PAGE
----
An Agnostic has nothing Absolute to go on, whereas the Church has Christ.
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« Reply #59 on: January 14, 2007, 12:46:53 AM »

So for some, truth doesn't matter, what matters is that a priori assumptions-turned-dogma are defended. They need an emoticon for shaking your head in disbelief. This is utterly perplexing to me, though I've believed the same thing myself (so I would have thought I'd have some idea about all of this).
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« Reply #60 on: January 14, 2007, 12:55:35 AM »

Person 1 rose men from the dead, was clairvoyant, bilocated, had solar miracles such as the Mother of God performed in 1917 worked on his behalf, things of this nature...
On the 21st September 1995 and again on 21st August 2006, in Hindu Temples throughout the world, statues of the god Ganesh began drinking milk which was offered to them. Literally gallons of milk disappeared, and the statues drinking milk was videoed and shown on the news worldwide. Is Hinduism therefore the true faith?
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« Reply #61 on: January 14, 2007, 12:58:30 AM »

Here is a website about the Hindu milk miracle: http://www.milkmiracle.com/index.html
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« Reply #62 on: January 14, 2007, 01:24:07 AM »

On the 21st September 1995 and again on 21st August 2006, in Hindu Temples throughout the world, statues of the god Ganesh began drinking milk which was offered to them. Literally gallons of milk disappeared, and the statues drinking milk was videoed and shown on the news worldwide. Is Hinduism therefore the true faith?

It could mean something entirely different, if you get my drift. . .
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« Reply #63 on: January 14, 2007, 01:25:18 AM »

It could mean something entirely different, if you get my drift. . .
And the same can be said of any miracle.
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« Reply #64 on: January 14, 2007, 01:26:36 AM »

Which is why they must be approached skeptically.
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« Reply #65 on: January 14, 2007, 01:33:50 AM »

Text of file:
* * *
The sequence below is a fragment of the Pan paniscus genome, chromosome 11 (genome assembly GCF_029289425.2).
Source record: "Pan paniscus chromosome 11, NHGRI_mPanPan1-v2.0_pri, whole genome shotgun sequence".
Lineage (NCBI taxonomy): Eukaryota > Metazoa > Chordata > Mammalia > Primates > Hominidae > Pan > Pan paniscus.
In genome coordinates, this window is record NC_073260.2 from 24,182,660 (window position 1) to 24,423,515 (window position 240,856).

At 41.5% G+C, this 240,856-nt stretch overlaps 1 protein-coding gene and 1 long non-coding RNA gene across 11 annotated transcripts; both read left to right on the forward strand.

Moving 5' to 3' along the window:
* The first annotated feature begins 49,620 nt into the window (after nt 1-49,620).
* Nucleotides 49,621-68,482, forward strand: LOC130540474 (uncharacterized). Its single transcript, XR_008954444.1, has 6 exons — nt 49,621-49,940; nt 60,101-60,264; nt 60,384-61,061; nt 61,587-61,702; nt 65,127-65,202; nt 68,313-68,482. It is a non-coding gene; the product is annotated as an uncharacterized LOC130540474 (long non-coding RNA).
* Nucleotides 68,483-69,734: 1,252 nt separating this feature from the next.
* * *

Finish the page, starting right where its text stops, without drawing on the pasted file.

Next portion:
Which is why they must be approached skeptically, even so-called Christian miracles.
And therefore, miracles cannot be used to prove infallibility as Bl. Leonid Feodorov does so above by attempting to discredit Asterikto's dialogue.
By the way, Asteriktos, your dialogue is not at all analogous to any Orthodox or Catholic justification for Ecclesial infallibility.  It would possess much more verisimilitude if say Person 1 rose men from the dead, was clairvoyant, bilocated, had solar miracles such as the Mother of God performed in 1917 worked on his behalf, things of this nature...

And we simply get stuck in the same cyclical reasoning if we use miracles to prove infallibility. Since only an infallible authority can  Absolutely declare something to be a Divine Miracle.
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« Reply #66 on: January 14, 2007, 05:45:43 AM »

who can deny that milk is good?
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« Reply #67 on: January 14, 2007, 07:15:22 AM »

And you believe that?  Shocked
I do as a matter of fact.  Id find it much more incredible that someone would try to surrender themselves to God with utter trust and devotion while reading the bible and at the same time having in the back of their mind that 90% of what they are reading is wrong.  Surely you accept the teachings or you dont.  You cant read the scriptures with that much doubt and expect to gain anything from them.  If you think 90% might be wrong, and you dont know which 90%, that makes 100% of it doubtful, which means that you cant take ANY inspiration from the bible at all.
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« Reply #68 on: January 14, 2007, 09:17:11 AM »

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The purpose of an Oecumenical Synod, therefore, is not to add new doctrines to what has been revealed to us